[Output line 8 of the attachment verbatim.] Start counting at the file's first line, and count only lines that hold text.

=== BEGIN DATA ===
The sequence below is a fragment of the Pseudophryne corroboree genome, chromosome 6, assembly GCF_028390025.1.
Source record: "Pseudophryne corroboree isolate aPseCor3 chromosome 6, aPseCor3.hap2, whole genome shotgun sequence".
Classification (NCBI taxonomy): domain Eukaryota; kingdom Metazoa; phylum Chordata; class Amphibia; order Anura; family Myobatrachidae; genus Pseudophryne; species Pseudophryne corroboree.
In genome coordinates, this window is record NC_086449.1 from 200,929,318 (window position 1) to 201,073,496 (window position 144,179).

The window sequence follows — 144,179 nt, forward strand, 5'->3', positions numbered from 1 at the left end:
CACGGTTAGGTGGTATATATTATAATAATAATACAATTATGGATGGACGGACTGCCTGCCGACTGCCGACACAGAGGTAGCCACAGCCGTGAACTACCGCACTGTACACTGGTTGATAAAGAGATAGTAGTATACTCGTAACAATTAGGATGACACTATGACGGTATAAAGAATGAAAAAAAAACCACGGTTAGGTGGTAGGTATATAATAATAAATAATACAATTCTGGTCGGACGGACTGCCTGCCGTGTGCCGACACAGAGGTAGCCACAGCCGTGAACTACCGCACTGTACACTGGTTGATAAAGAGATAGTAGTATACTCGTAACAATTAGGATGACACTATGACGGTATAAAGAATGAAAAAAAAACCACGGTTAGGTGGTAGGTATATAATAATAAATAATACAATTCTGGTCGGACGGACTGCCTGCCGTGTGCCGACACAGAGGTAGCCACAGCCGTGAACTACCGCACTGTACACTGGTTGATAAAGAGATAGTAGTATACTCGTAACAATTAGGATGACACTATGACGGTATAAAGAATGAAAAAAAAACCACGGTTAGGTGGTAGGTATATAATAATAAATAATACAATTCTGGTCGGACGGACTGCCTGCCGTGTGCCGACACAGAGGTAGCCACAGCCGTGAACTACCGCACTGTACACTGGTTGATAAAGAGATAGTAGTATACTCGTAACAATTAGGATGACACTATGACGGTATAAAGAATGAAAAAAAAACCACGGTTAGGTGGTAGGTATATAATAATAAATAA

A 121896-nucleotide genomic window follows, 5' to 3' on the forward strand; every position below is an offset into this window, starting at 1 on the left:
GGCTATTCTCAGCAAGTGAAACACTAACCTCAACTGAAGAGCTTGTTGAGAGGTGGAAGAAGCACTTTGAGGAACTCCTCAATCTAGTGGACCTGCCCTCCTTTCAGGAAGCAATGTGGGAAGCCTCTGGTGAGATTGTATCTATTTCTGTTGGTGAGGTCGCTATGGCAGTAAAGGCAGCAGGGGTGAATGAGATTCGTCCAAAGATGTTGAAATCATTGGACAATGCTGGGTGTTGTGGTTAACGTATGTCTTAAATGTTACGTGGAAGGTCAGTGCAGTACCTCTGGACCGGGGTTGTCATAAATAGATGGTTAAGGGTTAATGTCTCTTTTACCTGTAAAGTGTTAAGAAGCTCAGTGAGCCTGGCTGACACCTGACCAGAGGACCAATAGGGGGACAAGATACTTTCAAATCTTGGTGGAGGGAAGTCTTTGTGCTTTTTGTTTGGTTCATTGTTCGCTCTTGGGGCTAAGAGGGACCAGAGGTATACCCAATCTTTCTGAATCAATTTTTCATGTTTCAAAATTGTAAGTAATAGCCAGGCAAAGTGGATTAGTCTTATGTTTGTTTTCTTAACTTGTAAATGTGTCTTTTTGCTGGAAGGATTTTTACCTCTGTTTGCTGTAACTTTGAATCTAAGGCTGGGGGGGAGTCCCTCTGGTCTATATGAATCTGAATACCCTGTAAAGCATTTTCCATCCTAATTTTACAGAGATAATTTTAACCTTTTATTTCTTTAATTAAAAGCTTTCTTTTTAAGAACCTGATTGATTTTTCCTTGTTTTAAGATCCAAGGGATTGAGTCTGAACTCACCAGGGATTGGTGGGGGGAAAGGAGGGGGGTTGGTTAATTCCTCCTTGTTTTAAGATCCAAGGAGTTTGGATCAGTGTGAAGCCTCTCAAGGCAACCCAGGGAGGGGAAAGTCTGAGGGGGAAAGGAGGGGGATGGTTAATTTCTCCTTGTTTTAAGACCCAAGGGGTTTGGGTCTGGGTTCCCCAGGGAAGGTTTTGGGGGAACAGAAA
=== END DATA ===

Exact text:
GGCTATTCTCAGCAAGTGAAACACTAACCTCAACTGAAGAGCTTGTTGAGAGGTGGAAGAAGCACTTTGAGGAACTCCTCAATCTAGTGGACCTGCCCTCCTTTCAGGAAGCAATGTGGGAAGCCTCTGGTGAGATTGTATCTATTTCTGTTGGTGAGGTCGCTATGGCAGTAAAGGCAGCAGGGGTGAATGAGATTCGTCCAAAGATGTTGAAATCATTGGACAATGCTGGGTGTTGTGGTTAACGTATGTCTTAAATGTTACGTGGAAGGTCAGTGCAGTACCTCTGGACCGGGGTTGTCATAAATAGATGGTTAAGGGTTAATGTCTCTTTTACCTGTAAAGTGTTAAGAAGCTCAGTGAGCCTGGCTGACACCTGACCAGAGGACCAATAGGGGGACAAGATACTTTCAAATCTTGGTGGAGGGAAGTCTTTGTGCTTTTTGTTTGGTTCATTGTTCGCTCTTGGGGCTAAGAGGGACCAGAGGTATACCCAATCTTTCTGAATCAATTTTTCATGTTTCAAAATTGTAAGTAATAGCCAGGCAAAGTGGATTAGTCTTATGTTTGTTTTCTTAACTTGTAAATGTGTCTTTTTGCTGGAAGGATTTTTACCTCTGTTTGCTGTAACTTTGAATCTAAGGCTGGGGGGGAGTCCCTCTGGTCTATATGAATCTGAATACCCTGTAAAGCATTTTCCATCCTAATTTTACAGAGATAATTTTAACCTTTTATTTCTTTAATTAAAAGCTTTCTTTTTAAGAACCTGATTGATTTTTCCTTGTTTTAAGATCCAAGGGATTGAGTCTGAACTCACCAGGGATTGGTGGGGGGAAAGGAGGGGGGTTGGTTAATTCCTCCTTGTTTTAAGATCCAAGGAGTTTGGATCAGTGTGAAGCCTCTCAAGGCAACCCAGGGAGGGGAAAGTCTGAGGGGGAAAGGAGGGGGATGGTTAATTTCTCCTTGTTTTAAGACCCAAGGGGTTTGGGTCTGGGTTCCCCAGGGAAGGTTTTGGGGGAACAGAAA